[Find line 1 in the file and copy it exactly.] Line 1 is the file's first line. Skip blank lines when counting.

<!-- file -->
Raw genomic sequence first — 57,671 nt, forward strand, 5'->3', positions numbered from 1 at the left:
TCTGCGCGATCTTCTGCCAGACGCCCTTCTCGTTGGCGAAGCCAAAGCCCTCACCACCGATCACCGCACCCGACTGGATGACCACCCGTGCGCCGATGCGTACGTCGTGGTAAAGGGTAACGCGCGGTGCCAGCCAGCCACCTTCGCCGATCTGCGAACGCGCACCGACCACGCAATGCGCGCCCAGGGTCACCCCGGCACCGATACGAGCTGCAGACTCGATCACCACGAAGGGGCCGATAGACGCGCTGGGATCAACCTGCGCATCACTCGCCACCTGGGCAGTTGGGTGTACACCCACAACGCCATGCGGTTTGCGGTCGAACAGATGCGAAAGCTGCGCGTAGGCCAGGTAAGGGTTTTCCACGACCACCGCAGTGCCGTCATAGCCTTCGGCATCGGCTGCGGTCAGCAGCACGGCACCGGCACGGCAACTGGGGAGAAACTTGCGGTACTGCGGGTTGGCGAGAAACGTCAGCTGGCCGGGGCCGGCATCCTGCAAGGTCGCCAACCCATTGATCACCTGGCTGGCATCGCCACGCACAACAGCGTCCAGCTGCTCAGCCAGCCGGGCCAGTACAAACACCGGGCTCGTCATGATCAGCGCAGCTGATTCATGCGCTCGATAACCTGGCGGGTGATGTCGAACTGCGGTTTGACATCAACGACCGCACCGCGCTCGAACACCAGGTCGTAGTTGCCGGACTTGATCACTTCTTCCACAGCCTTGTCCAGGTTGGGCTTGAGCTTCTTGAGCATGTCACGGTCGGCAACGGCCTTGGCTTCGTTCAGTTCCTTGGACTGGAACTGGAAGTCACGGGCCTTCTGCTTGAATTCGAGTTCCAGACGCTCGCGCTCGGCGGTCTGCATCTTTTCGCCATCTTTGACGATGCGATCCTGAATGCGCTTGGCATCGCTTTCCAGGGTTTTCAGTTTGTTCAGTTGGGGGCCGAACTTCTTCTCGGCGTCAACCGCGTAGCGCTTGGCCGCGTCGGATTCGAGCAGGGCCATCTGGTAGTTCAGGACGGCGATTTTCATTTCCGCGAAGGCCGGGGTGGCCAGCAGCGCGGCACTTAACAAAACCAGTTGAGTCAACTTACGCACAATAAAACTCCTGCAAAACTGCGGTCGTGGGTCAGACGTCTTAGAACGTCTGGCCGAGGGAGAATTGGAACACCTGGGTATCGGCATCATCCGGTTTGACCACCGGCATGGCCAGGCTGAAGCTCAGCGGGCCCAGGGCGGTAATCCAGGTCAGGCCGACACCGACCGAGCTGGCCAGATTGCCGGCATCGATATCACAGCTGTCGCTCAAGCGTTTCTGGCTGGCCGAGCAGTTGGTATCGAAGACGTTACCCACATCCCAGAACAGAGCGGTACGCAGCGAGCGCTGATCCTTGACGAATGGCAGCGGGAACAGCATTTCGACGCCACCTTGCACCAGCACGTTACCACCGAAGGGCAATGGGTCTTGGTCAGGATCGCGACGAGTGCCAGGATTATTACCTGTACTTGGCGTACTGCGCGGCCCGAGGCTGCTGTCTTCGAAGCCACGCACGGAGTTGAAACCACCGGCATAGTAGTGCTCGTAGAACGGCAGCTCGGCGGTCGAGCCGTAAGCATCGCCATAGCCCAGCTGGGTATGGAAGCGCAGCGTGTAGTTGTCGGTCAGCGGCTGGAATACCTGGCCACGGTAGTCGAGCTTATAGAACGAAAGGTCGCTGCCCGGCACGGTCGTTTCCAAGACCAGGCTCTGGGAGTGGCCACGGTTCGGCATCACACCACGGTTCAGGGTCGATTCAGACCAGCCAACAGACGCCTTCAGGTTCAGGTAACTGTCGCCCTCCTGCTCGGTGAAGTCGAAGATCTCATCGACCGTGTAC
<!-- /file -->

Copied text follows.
Raw genomic sequence first — 57,671 nt, forward strand, 5'->3', positions numbered from 1 at the left: